Common thought will have you believe that "integrity" is one of the things you're supposed to teach your child, along with responsibility, humility and putting the toilet seat down when you're done. And when I figure out exactly what "integrity" means, I'll be sure to pass it on to the Jawa.
Personally, I don't think I'm a person with a ton of integrity. I stomp around making proclamations all the time, and then stick to them until it becomes inconvenient. I was NEVER going to buy a book from the whining hippie in our neighborhood... until I found myself an hour from a vacation with nothing to read.
I was going to boycott that coffee place as long as the skinny guy with a ponytail worked there. He was rude to me one day. I was back two weeks later. The other place, well, there's nowhere to sit.
Though he is only twelve, I've already begun schooling the Jawa in my theory of consumer power, i.e. the only power a regular citizen truly has is that of a consumer; if you don't like something, stop giving it money. If you spend money on things that you're going to be complaining about five minutes later, well, that's your fault. Or rather, my fault.
I can say I haven't seen an Oliver Stone movie since "Malcolm X," but I just might go see the "Wall Street" sequel. It looks pretty good.
And then there's integrity, San Francisco-style, in which you have to adhere to a checklist of political ideals, lest your "integrity" be questioned.
Does integrity to political ideals carry more weight than personal integrity? Abbie Hoffman, I've read, was a real pill to deal with and expected women to wait on him hand and foot. Because he tried to levitate the Pentagon, is that okay?
At work, I am constantly forced to re-position my stance on integrity, because at least once a week I am told to do something that strikes me as unethical. Actually, I should change that. It used to happen about once a week until they took me aside and explained that my entire job had changed. As an "advertorial" writer, the whole thing is now unethical.
In order to earn my meager wages, I write hyperbolic features about houses and neighborhoods. A few times a year, I get called on to write breathlessly over-the-top paragraphs extolling the virtues of some hardware store, a restuarant I've never been to, that place in Burlingame where you can drive go-karts. It's easy, but it goes down like cough syrup.
And yet, I continue to do it, because I need the money and because if I didn't have somewhere to go every morning, I'd sit around here and waste every day doing crossword puzzles.
I'm feeling a combination of pretty good and very anxious today, because I found the one line I wouldn't cross. How that will impact my employment is still pending. To get the boot over this would be disastrous, but that really didn't inform my decision, because they'd finally asked me to do something I couldn't do.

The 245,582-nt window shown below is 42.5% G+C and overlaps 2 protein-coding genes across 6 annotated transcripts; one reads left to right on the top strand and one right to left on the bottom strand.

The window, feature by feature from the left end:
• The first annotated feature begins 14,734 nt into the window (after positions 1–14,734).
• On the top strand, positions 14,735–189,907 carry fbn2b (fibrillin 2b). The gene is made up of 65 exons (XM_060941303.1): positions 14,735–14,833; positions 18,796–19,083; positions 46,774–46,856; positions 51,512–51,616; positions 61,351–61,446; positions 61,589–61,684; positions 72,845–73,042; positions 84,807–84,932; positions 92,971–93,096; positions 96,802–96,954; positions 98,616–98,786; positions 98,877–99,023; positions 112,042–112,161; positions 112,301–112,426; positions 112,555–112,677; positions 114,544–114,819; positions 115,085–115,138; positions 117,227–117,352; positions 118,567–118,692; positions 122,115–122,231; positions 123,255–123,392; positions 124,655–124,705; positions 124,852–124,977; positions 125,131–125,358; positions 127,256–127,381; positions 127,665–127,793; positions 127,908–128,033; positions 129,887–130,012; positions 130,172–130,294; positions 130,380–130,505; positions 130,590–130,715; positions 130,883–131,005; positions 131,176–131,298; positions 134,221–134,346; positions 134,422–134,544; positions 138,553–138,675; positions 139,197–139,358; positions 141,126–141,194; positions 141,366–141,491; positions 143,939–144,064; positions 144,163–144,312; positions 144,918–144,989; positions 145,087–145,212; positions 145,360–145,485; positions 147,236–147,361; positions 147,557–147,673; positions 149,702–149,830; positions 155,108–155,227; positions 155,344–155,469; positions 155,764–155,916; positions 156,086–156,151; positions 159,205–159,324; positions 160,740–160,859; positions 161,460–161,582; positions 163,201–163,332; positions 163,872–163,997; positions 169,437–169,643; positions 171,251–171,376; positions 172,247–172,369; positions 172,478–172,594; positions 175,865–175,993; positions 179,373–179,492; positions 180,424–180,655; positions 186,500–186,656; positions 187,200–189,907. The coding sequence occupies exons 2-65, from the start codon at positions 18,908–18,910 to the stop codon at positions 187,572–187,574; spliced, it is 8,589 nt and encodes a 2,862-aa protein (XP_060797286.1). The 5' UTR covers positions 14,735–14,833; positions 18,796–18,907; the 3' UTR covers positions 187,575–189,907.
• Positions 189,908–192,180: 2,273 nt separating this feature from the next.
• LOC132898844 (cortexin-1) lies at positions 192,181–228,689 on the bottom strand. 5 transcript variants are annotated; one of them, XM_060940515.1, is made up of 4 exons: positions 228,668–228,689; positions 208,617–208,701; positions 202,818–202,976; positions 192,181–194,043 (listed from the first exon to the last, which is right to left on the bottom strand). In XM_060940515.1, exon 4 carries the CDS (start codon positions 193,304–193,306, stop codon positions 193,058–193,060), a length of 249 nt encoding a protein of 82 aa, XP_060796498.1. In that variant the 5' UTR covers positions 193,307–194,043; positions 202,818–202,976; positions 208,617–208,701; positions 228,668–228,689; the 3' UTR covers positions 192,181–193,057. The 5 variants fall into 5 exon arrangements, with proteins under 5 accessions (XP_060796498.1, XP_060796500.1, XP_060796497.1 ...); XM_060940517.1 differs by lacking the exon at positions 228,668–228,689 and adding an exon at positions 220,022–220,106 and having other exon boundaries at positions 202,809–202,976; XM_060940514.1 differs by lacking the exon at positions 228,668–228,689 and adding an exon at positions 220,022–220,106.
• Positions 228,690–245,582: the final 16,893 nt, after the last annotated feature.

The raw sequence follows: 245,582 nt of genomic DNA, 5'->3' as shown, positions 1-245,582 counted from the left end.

Rainbow Grocery is a local organic foods outfit notorious for their anti-Israel stance. A few years ago, they tried to boycott all products from Israel (except cash registers, credit card machines and cell phones, apparently), until they realized that their stance might cause local Jews to not buy food from them.
They stopped the boycott, but since then there have been incidents with Rainbow Grocery employees harassing people who go in there wearing any kind of pro-Israel clothing. One cashier even told a guy that she thought, "Jews need to be killed; it's the only way to get them off Palestinian land."
Today, when the list of "advertorials" they needed from me for some upcoming feature included Rainbow Grocery on it, I was stunned. But it wasn't like I had to do any soul-searching. No way was I going to call up whatever useful idiot did marketing at Rainbow Grocery and write something positive about them. When push came to shove, not even I could find a way to rationalize it.
So I sent an email to our VP of Sales. I told him that my conscience wouldn't let me do anything that might lead to profit for Rainbow Grocery and that if it were me, I'd tell them to take their advertising dollars somewhere else.
That was five hours ago. I've heard nothing since. Being a VP of Sales, I suspect he will think I'm being difficult and short-sighted. I don't really care, as long as he doesn't fire me over it. I mean, there has to be a limit to what people can ask you to do, doesn't there? Whatever heat I get for this may make my life more difficult, but no way could I look at the bald guy in the mirror and think he's okay if I'd used my skills as a writer to benefit Rainbow Grocery.
There are people who will find me silly or even downright wrong for taking this stance . I can't help that. But the next time the Jawa is faced with a decision of integrity, I'll at least have a point of reference.